Albany African American History Project

About the Albany African American History Project

The Albany Institute of History & Art is pleased to announce the Albany African America History Project, a museum-wide initiative that will review and assess the museum's collections to develop a strategic collecting plan to enhance the Institute's African American collections; present exhibitions, public programs, workshops, and lectures about Albany's African American History; and build collaborations between the museum and our community.

The Albany African American History Project is generously supported by the Carl E. Touhey Foundation.

Research Team

Tricia Barbagallo, Historian

Area of focus: Black experience in Albany, New York 1650 to 1877

Lacey Wilson, Public Historian

Area of focus: Black experience in Albany, New York late 1800s through present day

Help us learn more about our collections

Thirteen Black children of various ages sit posed outside on steps rolling their eyes, squishing their cheeks, and making silly faces to the camera. Thought to be at Trinity Institute in Albany in 1974.
"Making Faces" at Trinity Institute in 1974 (?)

This project will rely on contributions from community members to be successful. As we progess through the project, we will share updates and ask for help through our website and other communications. 

This spring, Lacey Wilson will be visiting different community events in Albany to talk about the Albany African American History Project and share photographs from the museum's collection that we need help identifying people, places, events, etc. We'd love to hear from you!

Can you help us learn more about this photograph? We think it may have been taken at Trinity Institute in Albany, New York in 1974. What more could you tell us?

Contact Lacey Wilson at wilsonl(at)albanyinstitute.org or call (518) 463-4478 ext. 431.

 

From the Archives

Young Black Man leans back in a chair relaxing Thought to be at Trinity Institute in Albany in 1974.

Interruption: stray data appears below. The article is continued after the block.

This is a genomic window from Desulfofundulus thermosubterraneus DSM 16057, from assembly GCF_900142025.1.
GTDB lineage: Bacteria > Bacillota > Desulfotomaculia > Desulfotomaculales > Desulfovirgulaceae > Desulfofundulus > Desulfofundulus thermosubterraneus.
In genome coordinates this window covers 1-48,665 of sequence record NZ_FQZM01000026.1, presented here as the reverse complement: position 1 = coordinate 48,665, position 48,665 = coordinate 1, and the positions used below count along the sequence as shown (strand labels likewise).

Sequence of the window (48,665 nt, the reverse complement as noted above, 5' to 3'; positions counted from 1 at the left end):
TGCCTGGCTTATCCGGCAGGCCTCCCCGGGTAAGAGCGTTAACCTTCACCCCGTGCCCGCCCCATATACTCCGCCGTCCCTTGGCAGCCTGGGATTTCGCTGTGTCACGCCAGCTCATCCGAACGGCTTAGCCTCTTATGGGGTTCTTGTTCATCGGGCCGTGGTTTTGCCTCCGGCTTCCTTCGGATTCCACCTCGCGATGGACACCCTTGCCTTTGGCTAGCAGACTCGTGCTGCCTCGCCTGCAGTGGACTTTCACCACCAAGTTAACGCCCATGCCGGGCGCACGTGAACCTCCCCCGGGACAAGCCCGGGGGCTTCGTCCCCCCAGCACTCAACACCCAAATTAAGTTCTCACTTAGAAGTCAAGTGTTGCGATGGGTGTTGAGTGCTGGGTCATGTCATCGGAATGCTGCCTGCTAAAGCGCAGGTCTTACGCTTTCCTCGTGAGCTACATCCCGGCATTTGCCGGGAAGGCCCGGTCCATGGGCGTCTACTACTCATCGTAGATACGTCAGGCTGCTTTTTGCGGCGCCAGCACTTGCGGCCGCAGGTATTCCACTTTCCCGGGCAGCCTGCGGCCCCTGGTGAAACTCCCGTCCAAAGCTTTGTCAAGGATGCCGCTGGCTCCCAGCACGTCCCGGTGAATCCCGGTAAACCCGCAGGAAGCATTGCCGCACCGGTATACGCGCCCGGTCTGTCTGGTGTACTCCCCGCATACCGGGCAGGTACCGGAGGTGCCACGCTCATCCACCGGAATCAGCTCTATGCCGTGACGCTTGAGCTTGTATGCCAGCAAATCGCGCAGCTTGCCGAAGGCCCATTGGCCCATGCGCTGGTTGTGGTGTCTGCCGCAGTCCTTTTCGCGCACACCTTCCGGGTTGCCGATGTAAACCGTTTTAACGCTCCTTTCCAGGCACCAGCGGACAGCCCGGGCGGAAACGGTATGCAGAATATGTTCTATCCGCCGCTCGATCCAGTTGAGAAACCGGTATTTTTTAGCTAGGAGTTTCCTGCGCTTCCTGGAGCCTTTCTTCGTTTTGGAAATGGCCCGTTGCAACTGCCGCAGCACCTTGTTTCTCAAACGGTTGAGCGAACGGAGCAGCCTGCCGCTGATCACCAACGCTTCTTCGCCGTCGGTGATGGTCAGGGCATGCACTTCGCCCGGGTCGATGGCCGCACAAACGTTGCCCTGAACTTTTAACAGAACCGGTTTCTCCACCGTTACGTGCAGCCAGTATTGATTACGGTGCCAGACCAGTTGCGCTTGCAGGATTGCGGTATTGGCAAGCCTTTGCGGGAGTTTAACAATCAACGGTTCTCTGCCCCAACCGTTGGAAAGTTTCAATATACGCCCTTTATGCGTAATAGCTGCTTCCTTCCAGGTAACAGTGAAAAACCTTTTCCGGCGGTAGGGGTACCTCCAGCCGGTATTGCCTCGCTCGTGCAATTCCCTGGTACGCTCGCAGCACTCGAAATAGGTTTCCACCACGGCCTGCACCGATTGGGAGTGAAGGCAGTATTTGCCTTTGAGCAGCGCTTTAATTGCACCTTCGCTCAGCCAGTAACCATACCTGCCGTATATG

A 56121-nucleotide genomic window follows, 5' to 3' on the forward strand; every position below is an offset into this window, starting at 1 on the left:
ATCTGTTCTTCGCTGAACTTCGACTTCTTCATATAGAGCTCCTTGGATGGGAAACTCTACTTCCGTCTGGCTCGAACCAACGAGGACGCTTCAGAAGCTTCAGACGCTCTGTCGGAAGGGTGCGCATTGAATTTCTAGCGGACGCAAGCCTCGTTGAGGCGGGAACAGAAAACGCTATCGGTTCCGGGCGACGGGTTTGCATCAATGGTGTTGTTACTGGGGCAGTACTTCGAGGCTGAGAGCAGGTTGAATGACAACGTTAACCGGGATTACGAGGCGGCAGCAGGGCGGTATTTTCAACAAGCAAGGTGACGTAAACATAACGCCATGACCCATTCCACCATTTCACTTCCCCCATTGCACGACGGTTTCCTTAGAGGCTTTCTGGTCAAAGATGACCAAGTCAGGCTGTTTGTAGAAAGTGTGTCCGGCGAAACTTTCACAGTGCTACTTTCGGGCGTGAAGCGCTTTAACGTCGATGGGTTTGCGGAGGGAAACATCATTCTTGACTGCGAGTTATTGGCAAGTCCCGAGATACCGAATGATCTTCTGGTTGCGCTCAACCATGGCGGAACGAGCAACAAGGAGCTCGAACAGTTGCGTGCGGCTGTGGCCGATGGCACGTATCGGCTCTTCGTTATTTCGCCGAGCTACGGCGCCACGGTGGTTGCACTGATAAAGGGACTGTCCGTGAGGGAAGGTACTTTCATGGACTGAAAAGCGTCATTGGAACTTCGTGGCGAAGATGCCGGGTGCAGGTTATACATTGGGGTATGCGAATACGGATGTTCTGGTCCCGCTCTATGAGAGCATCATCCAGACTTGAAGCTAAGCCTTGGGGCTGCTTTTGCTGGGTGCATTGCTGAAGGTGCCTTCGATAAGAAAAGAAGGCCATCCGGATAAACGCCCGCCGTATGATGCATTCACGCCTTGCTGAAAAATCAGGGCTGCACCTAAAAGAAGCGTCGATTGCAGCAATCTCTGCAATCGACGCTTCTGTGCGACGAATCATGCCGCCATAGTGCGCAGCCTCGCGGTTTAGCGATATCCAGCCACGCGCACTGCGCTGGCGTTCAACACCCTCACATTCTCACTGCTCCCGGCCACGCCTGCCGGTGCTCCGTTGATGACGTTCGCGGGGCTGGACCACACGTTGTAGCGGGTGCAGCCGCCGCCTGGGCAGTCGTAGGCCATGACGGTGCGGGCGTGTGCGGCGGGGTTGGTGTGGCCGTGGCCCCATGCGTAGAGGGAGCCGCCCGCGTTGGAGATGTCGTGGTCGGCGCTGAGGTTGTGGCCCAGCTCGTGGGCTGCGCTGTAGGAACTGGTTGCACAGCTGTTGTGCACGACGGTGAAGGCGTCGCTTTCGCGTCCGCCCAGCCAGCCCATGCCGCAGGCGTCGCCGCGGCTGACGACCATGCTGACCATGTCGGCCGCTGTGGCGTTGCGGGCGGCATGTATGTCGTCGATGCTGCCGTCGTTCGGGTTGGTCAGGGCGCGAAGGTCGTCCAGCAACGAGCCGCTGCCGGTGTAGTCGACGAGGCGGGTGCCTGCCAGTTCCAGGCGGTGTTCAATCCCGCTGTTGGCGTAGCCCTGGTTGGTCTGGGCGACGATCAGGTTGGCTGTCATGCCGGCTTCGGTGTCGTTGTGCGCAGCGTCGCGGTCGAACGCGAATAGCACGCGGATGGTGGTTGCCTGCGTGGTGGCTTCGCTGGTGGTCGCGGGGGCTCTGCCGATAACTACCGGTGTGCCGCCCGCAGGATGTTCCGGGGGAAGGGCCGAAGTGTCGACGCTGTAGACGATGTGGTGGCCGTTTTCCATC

After a Hard Day's Work at Trinity Institute in July 1974 (?)

"After a Hard Day's Work" July 1974

Here we have a photograph of a young man relaxing "after a hard day's work" (written on the back of the photograph) that is part of our archive collection.  This unidentified photograph was found within boxes related to Trinity Institute that was dated July 1974. 

We do not know who this young man is. We suspect this picture's location is Trinity Institute, a local institution that offered many recreation and social services in the South End of Albany from 1912 through the 1970s. This was a fantastic resource for the many immigrants and Black residents of South End and many political groups like The Brothers.  We do not know what work he accomplished before leaning back in this chair.  He has a bandana in his hand, and he is looking directly into the camera.  Was he assisting one of the local programs at Trinity or participating?   

Another question is, who took this photo? A friend, a family member? A mentor? An employee at Trinity? Or a combination of those titles?

 

Do you and your family have memories of Trinity Institution?  Did you attend or work at the Lawson Lake Camp?  Did you work for or receive social services through their food programs?  Did you participate in any of the many organizations that fought for Civil rights in Albany? Many of those groups met at Trinity.  There are so many stories with Trinity in South End Albany to be learned about, and this picture is just a start.  

We are eager to find out more as this project continues!

Curious?

Questions or comments?

Reach out to Lacey Wilson, our Public Historian at WilsonL@albanyinstitute.org

 

Additional Resources

Check out these additional online resources:

Maps

  • Mapping Inequality Redlining in New Deal America Map of Albany shows differences in neighborhoods between 1935 and 1940

How does this map explore past perceptions of these neighborhoods?  How are these neighborhoods perceived now?[nbsp] 

 

  • 98 Acres in Albany has a Story Map that dives into the creation of the Empire State Plaza.  Here are also three notable stories that focus on Black history in those neighborhoods tagged under Great Migration.  

How did you previously learn about the neighborhoods that became the Plaza?  What further questions do you have about this changed space?

Questions or comments?

Reach out to Lacey Wilson, our Public Historian at WilsonL@albanyinstitute.org